Double glaze or double glass?


I have wooden window frames and was wondering rather than replacing all with new double glazed glass whether it would be OK to cut glass the same size as each small pane and putty them against the existing glass in the wooden frame. Would that still give me a double glaze insulation effect? There seems to be enough room for two pieces of glass within the frames.
Cheers T.
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Although I have double glazing in my property I am not totally up on it's manufacture, but I am lead to believe that the glass panels are actually sealed units that have had the air extracted from the middle of them to provide a vacuum, thus not allowing any condensation to build up in between the glass.
I suspect that if you do as you suggest, then you will be in for more problems than you bargained for.
-- the_constructor
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Manufactured double glazed units are hermetically sealed with silica gel (to absorb moisture) between the pains.
Chances are if you follow this through there will no doubt be moisture trapped between the pains which will show as condensation during cold weather.
Dave
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If you do that, do it from the inside and use beading rather than putty so that the inner pane is easily removable for cleaning. A better alternative is to buy made to measure sealed units to fit the frames.
|I have wooden window frames and was wondering rather than replacing all | with new double glazed glass whether it would be OK to cut glass the | same size as each small pane and putty them against the existing glass | in the wooden frame. | Would that still give me a double glaze insulation effect? | There seems to be enough room for two pieces of glass within the frames. | | Cheers T.
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If you have sash and case windows then you will still get draughts. I think fitting a complete extra unit inside the present frame would be your best option.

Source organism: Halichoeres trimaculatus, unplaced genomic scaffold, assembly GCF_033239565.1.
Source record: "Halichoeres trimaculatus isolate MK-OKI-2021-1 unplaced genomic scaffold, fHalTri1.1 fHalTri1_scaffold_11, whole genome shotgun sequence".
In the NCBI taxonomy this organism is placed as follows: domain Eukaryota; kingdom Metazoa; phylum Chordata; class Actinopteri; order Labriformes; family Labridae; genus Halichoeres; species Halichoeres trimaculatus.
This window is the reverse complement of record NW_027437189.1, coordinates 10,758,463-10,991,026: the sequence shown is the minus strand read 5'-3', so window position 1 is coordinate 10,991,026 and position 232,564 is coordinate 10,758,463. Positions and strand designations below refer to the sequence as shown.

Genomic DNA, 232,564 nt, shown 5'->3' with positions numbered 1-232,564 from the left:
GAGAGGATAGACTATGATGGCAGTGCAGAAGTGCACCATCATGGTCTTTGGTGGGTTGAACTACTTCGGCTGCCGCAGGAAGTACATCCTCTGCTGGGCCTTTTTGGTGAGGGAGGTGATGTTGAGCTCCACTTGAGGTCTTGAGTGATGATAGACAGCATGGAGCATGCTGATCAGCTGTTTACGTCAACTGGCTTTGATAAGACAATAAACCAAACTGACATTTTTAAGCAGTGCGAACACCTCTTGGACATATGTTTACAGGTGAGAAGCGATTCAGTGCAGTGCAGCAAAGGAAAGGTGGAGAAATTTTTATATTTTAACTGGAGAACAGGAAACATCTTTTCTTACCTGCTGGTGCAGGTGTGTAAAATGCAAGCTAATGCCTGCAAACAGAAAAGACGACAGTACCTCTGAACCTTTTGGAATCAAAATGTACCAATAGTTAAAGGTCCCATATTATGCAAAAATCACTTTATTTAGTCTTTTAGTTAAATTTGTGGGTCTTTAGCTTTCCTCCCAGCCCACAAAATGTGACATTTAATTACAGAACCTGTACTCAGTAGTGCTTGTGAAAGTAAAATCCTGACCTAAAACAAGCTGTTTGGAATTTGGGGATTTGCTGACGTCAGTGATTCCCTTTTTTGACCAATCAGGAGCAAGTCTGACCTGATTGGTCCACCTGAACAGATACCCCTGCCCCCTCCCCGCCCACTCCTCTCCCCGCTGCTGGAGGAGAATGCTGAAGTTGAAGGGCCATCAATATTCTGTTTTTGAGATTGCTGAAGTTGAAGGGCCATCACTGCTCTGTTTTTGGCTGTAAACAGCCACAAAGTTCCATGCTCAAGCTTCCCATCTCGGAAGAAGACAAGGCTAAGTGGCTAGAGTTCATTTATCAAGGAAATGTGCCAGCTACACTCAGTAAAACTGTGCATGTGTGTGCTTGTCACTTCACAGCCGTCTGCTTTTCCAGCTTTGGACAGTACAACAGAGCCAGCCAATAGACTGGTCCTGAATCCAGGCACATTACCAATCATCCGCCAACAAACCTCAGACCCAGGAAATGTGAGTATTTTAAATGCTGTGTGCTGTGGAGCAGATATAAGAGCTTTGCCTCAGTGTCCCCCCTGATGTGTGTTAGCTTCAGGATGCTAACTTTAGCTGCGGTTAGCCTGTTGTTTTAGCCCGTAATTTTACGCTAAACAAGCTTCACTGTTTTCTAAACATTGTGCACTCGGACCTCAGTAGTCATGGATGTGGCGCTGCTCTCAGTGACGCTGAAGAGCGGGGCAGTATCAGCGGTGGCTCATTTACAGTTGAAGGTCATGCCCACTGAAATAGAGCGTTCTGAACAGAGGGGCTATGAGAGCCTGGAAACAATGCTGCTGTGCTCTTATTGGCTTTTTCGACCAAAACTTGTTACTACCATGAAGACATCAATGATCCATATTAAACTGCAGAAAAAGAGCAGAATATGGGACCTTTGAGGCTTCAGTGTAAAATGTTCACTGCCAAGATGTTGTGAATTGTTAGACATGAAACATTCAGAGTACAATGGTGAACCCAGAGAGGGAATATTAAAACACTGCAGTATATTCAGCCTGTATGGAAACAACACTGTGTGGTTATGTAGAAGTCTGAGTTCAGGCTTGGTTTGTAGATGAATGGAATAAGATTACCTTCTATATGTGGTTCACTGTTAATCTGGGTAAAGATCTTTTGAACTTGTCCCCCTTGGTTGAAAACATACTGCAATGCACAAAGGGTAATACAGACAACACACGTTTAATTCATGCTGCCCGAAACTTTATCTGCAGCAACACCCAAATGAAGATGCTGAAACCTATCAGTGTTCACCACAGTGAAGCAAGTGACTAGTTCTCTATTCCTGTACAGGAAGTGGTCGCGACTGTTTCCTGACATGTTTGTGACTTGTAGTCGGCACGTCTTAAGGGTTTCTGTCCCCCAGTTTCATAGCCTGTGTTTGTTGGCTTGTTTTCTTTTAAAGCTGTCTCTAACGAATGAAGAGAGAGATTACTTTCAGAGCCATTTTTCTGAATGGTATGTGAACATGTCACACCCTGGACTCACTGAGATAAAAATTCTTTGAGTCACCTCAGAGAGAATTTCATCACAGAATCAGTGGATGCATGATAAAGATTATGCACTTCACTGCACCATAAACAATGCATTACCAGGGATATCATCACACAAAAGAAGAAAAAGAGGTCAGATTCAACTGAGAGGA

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Stewart wrote:

Thanks for your thoughts, I'll look further into the sealed units. Cheers T.
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No. You need an air gap to make double glazing. The air gap also needs to be sealed and filled with dry air otherwise you will just get condnsation between the panes of glass.
Adam
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ARWadsworth wrote:

I was actually thinking of cleaning out the putty on the inside of the glass and laying a bead of clear silicon and sandwiching it between the two sheets. I was hoping the silicon would seal the gap between the two sheets and that way retain the heat in an old building.
Cheers T.
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If you do that in a very dry place (ie very low humidity) you may get some benefits.
Why not try it on one pane first?
Good luck
Adam
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ARWadsworth wrote:

Good idea. Cheers T.
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Is there a reason for not going for double glazed windows and frames? It could be cheaper long term than buying sheets of glass, and you won't have to change your frames when they rot or paint them every year.

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snipped-for-privacy@bubana.co.nz says...

Double glazing is less effective if the gap between the panes is too small - though it'd still be better than single glazing.
You can get double glazing units made by the local glazier quite cheaply - I'm about to get a load made for the conservatory.
If you do go down the home-made route, you'll need some way to cope with condensation - on commercial units you'll see the metal spacer is perforated. Behind the holes is silica gel to absorb any stray moisture. You may have to invent something similar.
--
Roland Butter :- There\'s nothing like a knob of butter.

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